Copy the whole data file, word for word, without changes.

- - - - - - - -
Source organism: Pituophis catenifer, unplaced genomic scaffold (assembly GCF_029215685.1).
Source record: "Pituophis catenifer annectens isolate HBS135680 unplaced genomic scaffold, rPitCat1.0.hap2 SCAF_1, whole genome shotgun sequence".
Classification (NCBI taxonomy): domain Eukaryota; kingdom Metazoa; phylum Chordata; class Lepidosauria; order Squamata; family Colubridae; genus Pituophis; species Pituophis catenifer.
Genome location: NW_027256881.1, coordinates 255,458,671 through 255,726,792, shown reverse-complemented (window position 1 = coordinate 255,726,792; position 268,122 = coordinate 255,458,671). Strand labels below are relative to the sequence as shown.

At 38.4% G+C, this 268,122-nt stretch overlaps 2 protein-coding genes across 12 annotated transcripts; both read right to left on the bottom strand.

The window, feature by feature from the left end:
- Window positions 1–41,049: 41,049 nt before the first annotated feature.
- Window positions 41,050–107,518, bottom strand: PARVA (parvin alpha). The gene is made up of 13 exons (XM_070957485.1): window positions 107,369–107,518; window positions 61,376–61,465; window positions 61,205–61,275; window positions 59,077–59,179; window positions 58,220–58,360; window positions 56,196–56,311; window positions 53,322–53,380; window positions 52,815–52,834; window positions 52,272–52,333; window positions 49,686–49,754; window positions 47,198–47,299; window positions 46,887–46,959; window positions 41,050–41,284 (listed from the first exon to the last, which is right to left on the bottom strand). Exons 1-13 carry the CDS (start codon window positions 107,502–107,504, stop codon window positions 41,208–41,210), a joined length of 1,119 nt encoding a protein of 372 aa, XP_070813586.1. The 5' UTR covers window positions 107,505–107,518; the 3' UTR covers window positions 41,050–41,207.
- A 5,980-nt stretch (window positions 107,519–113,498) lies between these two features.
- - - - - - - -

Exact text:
Source organism: Pituophis catenifer, unplaced genomic scaffold (assembly GCF_029215685.1).
Source record: "Pituophis catenifer annectens isolate HBS135680 unplaced genomic scaffold, rPitCat1.0.hap2 SCAF_1, whole genome shotgun sequence".
Classification (NCBI taxonomy): domain Eukaryota; kingdom Metazoa; phylum Chordata; class Lepidosauria; order Squamata; family Colubridae; genus Pituophis; species Pituophis catenifer.
Genome location: NW_027256881.1, coordinates 255,458,671 through 255,726,792, shown reverse-complemented (window position 1 = coordinate 255,726,792; position 268,122 = coordinate 255,458,671). Strand labels below are relative to the sequence as shown.

At 38.4% G+C, this 268,122-nt stretch overlaps 2 protein-coding genes across 12 annotated transcripts; both read right to left on the bottom strand.

The window, feature by feature from the left end:
- Window positions 1–41,049: 41,049 nt before the first annotated feature.
- Window positions 41,050–107,518, bottom strand: PARVA (parvin alpha). The gene is made up of 13 exons (XM_070957485.1): window positions 107,369–107,518; window positions 61,376–61,465; window positions 61,205–61,275; window positions 59,077–59,179; window positions 58,220–58,360; window positions 56,196–56,311; window positions 53,322–53,380; window positions 52,815–52,834; window positions 52,272–52,333; window positions 49,686–49,754; window positions 47,198–47,299; window positions 46,887–46,959; window positions 41,050–41,284 (listed from the first exon to the last, which is right to left on the bottom strand). Exons 1-13 carry the CDS (start codon window positions 107,502–107,504, stop codon window positions 41,208–41,210), a joined length of 1,119 nt encoding a protein of 372 aa, XP_070813586.1. The 5' UTR covers window positions 107,505–107,518; the 3' UTR covers window positions 41,050–41,207.
- A 5,980-nt stretch (window positions 107,519–113,498) lies between these two features.